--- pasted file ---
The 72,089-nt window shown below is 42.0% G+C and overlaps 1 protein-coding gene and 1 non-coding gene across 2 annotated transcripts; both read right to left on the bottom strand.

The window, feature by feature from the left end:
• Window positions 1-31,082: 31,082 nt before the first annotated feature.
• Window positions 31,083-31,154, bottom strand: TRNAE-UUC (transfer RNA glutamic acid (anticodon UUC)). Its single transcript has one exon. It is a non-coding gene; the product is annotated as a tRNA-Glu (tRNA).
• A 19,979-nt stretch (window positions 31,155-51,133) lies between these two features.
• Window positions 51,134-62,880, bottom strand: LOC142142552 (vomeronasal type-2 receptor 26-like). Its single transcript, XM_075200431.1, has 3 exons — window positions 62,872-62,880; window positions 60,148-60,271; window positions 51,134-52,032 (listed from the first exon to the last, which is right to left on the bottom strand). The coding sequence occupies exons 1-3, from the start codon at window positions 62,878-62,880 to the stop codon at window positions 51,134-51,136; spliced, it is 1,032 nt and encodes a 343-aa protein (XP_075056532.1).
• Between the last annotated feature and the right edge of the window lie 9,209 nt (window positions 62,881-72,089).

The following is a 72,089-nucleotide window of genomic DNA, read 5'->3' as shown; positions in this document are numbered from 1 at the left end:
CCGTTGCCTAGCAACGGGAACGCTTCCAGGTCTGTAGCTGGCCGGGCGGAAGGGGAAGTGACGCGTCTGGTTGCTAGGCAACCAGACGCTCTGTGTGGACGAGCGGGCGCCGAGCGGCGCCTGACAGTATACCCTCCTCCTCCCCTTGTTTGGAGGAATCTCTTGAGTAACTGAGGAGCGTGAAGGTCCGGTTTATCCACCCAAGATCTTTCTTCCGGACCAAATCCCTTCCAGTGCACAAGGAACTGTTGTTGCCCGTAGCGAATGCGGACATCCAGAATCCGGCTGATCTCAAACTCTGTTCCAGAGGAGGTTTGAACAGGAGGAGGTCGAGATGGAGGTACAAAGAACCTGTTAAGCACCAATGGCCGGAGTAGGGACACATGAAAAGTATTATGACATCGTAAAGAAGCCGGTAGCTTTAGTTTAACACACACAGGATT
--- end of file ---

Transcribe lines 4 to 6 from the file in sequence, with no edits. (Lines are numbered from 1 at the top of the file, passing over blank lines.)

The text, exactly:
• Window positions 31,083-31,154, bottom strand: TRNAE-UUC (transfer RNA glutamic acid (anticodon UUC)). Its single transcript has one exon. It is a non-coding gene; the product is annotated as a tRNA-Glu (tRNA).
• A 19,979-nt stretch (window positions 31,155-51,133) lies between these two features.
• Window positions 51,134-62,880, bottom strand: LOC142142552 (vomeronasal type-2 receptor 26-like). Its single transcript, XM_075200431.1, has 3 exons — window positions 62,872-62,880; window positions 60,148-60,271; window positions 51,134-52,032 (listed from the first exon to the last, which is right to left on the bottom strand). The coding sequence occupies exons 1-3, from the start codon at window positions 62,878-62,880 to the stop codon at window positions 51,134-51,136; spliced, it is 1,032 nt and encodes a 343-aa protein (XP_075056532.1).